A few years back I visited Sturgis during one of my big road trips. I remember checking out Gypsie Vintage Cycles, home of JC Pappy Hoyel, founder of the Sturgis Rally. While I wasn’t there during the rally itself, I really enjoyed browsing the selection of fantastic rides they have available.
I was excited to read that the boys from Pawn Stars spent some time at Gypsie Vintage Cycles as a part of their trip to Sturgis as well. Looking at Gypsie’s Twitter feed, it looks like the Pawn Stars went home with what looks like a ’64 Honda CB160. While that’s a fine bike, I also caught wind of them checking out a 1956 Royal Enfield Bullet with a Watsonian Manx sidecar like the one ridden by Hagrid in the Harry Potter movies.
What made me giggle a bit is that the news bit I read called the bike a 2003 reproduction of the 1956 original. The comedy here is that I don’t believe the bike is a reproduction. It’s true that the design of the bike is almost identical to that 1956 machine but that’s because the bike is still in production using the same frame design that was in use back then.
Looking back at the history of Enfield is pretty interesting. Before they started making bicycles in 1893, the company had already made a name for themselves as firearm manufacturers. The Lee-Enfield was standard issue for all the Commonwealth soldiers in both World Wars and is still in service as the standard issue weapon for the Canadian Forces’ Rangers Arctic reserve unit. With such a reputation for firearms, it’s no surprise they launched their motorcycles with the slogan ”Made like a gun, goes like a bullet”.
By 1910, motorcycles were becoming more and more common place with 36,242 registered in the United Kingdom. By 1914 that number had grown to 123,678 and Enfield motorcycles were one of the hottest sellers. The large number of bikes produced makes it fairly easy for collectors to obtain one of these early models for their collection. Earlier this year a 1915 Royal Enfield 8hp Combination sold for £12,000 at an auction held by H&H Classics Limited.
Royal Enfield worked hard to maintain their popularity by making faster and sportier bikes. Mecum Auctions had a 1926 Royal Enfield as a part of The Barry Solomon Motorcycle Collection. As a proof of how accessible these bikes are for collectors, the final selling price was only $10,000. I consider this to be a bargain for such a well maintained piece of motoring history.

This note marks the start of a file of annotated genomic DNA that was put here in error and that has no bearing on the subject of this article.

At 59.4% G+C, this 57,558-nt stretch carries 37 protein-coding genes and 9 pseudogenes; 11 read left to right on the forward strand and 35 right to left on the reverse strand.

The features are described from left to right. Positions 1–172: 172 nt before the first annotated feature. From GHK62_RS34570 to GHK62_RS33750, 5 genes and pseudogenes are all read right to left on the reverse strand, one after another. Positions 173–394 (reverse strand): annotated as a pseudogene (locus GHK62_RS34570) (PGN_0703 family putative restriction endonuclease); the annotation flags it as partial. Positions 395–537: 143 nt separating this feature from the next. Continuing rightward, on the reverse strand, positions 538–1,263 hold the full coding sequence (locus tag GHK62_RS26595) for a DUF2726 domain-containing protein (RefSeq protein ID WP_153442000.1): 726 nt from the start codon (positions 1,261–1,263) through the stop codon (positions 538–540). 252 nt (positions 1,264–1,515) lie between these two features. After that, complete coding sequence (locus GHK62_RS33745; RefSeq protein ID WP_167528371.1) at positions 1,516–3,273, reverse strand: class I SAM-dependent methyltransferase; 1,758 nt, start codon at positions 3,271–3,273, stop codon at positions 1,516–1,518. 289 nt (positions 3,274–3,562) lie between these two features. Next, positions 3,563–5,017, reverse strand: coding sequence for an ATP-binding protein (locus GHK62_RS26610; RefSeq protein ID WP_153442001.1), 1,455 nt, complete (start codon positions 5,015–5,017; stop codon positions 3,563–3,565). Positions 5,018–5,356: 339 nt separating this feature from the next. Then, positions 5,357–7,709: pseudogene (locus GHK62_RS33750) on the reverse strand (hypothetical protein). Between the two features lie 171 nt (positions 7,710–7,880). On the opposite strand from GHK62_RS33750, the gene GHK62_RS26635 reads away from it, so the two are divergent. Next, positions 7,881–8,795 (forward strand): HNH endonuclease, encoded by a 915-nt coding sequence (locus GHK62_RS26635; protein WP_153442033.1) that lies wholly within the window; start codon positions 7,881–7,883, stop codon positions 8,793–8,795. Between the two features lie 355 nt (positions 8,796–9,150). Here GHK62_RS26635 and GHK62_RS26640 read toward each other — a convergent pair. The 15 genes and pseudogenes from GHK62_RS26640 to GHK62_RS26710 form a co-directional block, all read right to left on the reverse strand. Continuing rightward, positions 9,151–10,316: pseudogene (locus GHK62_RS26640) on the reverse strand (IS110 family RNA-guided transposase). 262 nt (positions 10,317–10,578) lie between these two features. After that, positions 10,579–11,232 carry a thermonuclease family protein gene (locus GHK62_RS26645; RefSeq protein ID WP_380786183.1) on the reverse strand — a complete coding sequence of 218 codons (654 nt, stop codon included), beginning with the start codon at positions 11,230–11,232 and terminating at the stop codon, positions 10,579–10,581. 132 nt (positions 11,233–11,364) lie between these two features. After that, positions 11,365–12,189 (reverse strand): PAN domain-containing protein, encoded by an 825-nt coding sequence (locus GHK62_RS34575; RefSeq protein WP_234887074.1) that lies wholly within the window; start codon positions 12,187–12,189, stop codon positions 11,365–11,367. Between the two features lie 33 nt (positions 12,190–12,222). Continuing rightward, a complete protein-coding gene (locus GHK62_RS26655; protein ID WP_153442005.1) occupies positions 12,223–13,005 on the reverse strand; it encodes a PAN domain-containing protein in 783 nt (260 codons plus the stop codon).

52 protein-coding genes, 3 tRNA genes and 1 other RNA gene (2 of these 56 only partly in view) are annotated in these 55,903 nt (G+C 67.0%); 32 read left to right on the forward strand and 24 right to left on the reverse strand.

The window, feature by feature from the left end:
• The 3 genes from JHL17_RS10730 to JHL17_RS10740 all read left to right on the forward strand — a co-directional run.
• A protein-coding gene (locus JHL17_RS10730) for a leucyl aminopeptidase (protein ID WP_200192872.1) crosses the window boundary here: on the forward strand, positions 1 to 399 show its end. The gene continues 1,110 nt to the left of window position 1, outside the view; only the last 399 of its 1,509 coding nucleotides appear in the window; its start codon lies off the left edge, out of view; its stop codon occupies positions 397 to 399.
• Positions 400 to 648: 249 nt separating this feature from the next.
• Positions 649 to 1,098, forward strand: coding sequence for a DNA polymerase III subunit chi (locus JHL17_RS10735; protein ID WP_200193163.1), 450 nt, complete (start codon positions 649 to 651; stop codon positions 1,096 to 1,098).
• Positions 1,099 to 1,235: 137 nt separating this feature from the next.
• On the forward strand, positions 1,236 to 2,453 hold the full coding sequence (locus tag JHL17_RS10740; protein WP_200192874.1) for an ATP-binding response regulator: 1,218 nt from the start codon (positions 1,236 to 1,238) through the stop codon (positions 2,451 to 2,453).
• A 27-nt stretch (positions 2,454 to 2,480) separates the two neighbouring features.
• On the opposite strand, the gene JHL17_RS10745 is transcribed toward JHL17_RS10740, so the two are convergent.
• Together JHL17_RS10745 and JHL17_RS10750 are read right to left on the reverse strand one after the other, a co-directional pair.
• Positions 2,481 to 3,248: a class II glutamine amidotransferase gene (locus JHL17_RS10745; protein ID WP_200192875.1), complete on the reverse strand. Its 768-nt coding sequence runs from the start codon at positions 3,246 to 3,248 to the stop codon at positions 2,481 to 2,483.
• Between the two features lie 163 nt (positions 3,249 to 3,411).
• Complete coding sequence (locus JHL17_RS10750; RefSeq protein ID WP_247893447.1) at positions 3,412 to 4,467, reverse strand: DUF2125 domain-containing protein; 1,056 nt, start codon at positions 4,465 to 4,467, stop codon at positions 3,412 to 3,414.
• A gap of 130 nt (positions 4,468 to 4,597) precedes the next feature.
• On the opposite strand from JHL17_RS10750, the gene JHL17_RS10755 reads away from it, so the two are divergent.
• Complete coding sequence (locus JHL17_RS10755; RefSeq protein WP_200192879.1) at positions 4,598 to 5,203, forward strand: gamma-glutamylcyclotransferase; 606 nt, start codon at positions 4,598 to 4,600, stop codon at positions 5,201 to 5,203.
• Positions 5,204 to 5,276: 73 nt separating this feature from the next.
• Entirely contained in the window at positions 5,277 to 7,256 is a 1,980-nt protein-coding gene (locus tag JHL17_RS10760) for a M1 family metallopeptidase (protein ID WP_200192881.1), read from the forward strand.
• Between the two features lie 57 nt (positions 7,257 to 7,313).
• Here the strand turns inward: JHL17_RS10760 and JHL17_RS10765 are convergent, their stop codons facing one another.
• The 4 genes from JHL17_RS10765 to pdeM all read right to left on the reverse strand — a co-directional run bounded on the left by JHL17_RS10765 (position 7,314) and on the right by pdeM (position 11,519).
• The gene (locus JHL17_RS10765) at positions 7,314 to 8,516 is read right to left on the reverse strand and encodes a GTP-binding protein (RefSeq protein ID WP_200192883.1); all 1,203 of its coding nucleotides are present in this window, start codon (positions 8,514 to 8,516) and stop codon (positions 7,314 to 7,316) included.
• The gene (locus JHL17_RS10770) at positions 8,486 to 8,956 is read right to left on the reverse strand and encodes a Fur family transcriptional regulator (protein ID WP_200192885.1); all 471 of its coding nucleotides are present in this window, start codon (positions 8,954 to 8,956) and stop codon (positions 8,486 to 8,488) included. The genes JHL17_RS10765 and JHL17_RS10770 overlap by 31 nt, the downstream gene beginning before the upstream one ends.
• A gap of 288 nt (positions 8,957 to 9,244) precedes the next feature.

One of the more interesting Royal Enfield motorcycles is the WD/RE, popularly known as the Flying Flea. A German motorcycle company, DKW, had been producing a lightweight motorcycle called the RT100. Being a Jewish owned company, the Nazi party shut down production in 1938. A Dutch importer approached Royal Enfield to produce a similar bike. The resulting motorcycle increased the motor size from 100cc to 125cc and proved to be very light and reliable. During World War II Allied forces parachuted these behind enemy lines with airborne troops. In 2007, H&H Classics Limited auctioned a 1946 Flying Flea with a final selling price of only £1,400.
Of course not all Royal Enfields are such bargains. There is a famous story of James Dean riding a Royal Enfield 500 Twin from Indiana back to his home in New York in the winter of 1953. The bike broke down outside of Harrisburg, Pennsylvania where Dean used the broken bike as partial payment for an Indian Warrior TT motorcycle used to complete the ride home.
This particular story is fun to tell because there are no known photographs of James Dean with his Royal Enfield. After a bit of investigation it turns out the bike was a much more rare J2 than the previously believed 500 Twin. The J2 was known for producing lots of torque and being a lot of fun to ride. If you happen to find a J2 sitting in a barn somewhere, and it has serial number J2/7484 then proceed with care. This is the recorded serial number for James’ missing bike and collectors around the world will line up with offers for you.
In 1949, Royal Enfield updated the popular Bullet 500 with new technology. A prototype of the updated machine had proven itself at the 1948 International Six Days Trial and production models continued to win similar endurance events. With this proven reliability, the Indian Army chose the Bullet 500 for border patrol use. By 1955, the Indian Army was ordering so many of the bikes that a plant was opened in Madras. Production of the Bullet 500 continues to this day at the Madras plant with relatively few changes having been made to the design of the bike in this time. I believe it was a 2003 model the Pawn Stars found in Sturgis.
With the Bullet 500 production doing well in India, Royal Enfield continued making motorcycles in the UK with the Interceptor being the final model. Unable to keep pace with the onslaught of Japanese motorcycles, Enfield stopped producing motorcycles in the UK in 1970. Enfield India acquired the rights to use Royal at the beginning of the name again in 1995 and launched an updated line of motorcycles in 2009. The new bikes are pretty exciting. They have kept a lot of their character while introducing modern reliability but still keeping their bargain price. Moves like this will certainly keep Royal Enfield in business in the years to come. Having been bikes manufactured in three different centuries makes me wonder if they will keep producing into the next century.